This represents an overall participation rate of 82 per cent.
Mrs. Rumbold : In January 1988 the number of pupils under five on roll in maintained nursery and primary schools in England as a percentage of the estimated three and four-year-old population was as follows :
Percentage of the estimated 3 and 4 year old population |Per cent. --------------------------------------------------------------------- Pupils under 5 in maintained nursery schools and nursery classes in primary schools |24 All pupils under 5 in maintained nursery and primary schools |45
Dr. Hampson : To ask the Secretary of State for Education and Science what was the average unit of funding for an advanced futher education student assumed to be in the 1988-89 financial year ; by what percentage this figure was increased in real terms for the average unit of funding of a higher education student in the PCFC sector in 1989-90 ; and what assumptions were made for the level of inflation in this increase.
Mr. Jackson : In the academic year 1988-89, some 288,000 full-time equivalent (FTE) students were enrolled on courses eligible for funding from the advanced further education (AFE) pools. The total provision for recurrent expenditure on the AFE pools in that year was £923 million, or £3,210 per capita.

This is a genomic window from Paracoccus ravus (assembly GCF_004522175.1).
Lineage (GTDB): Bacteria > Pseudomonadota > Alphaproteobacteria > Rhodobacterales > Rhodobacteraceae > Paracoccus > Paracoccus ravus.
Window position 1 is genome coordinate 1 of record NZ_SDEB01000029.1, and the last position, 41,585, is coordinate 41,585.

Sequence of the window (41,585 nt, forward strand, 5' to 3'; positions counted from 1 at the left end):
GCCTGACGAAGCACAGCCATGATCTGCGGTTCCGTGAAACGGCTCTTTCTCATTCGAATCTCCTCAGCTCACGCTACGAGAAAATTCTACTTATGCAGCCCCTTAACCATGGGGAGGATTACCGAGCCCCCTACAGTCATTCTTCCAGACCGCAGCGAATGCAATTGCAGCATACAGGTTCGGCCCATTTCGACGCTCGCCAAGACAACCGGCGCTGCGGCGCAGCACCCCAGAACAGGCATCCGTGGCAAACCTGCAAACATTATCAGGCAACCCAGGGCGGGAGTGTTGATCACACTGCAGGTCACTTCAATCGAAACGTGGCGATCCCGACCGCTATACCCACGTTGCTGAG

The latest projections of 1989-90 academic year enrolments show some 287,000 FTE students on courses eligible for funding by the Polytechnics and Colleges Funding council (PCFC). The total provision for PCFC recurrent expenditure is £1,030 million, or £3,590 per capita.
These per capita figures do not give an accurate picture of the year on year increase in expenditure per student, because of the different scope of the AFE pools compared with provision for PCFC expenditure. Making the necessary adjustments, provision for PCFC recurrent expenditure in 1989-90 represents a 9 per cent. increase over comparable provision in 1988-89 in cash terms, and 3.8 per cent. in real terms on the basis of the 5 per cent. GDP deflator prevailing at the time that the public expenditure White Paper was published.
Mr. David Porter : To ask the Secretary of State for Education and Science if he will list the main reasons for recorded absence from schools of (a) pupils and (b) teachers for each of the past five years for which figures are available.
Some information about the level of teacher absence from maintained schools in England is contained in the 1987 primary and 1988 secondary school staffing surveys. About 4.5 per cent. of class teachers in nursery and primary schools were estimated to be on short term absence on any one day. No breakdown of this figure between absences due to illness, in-service training or other reasons is available.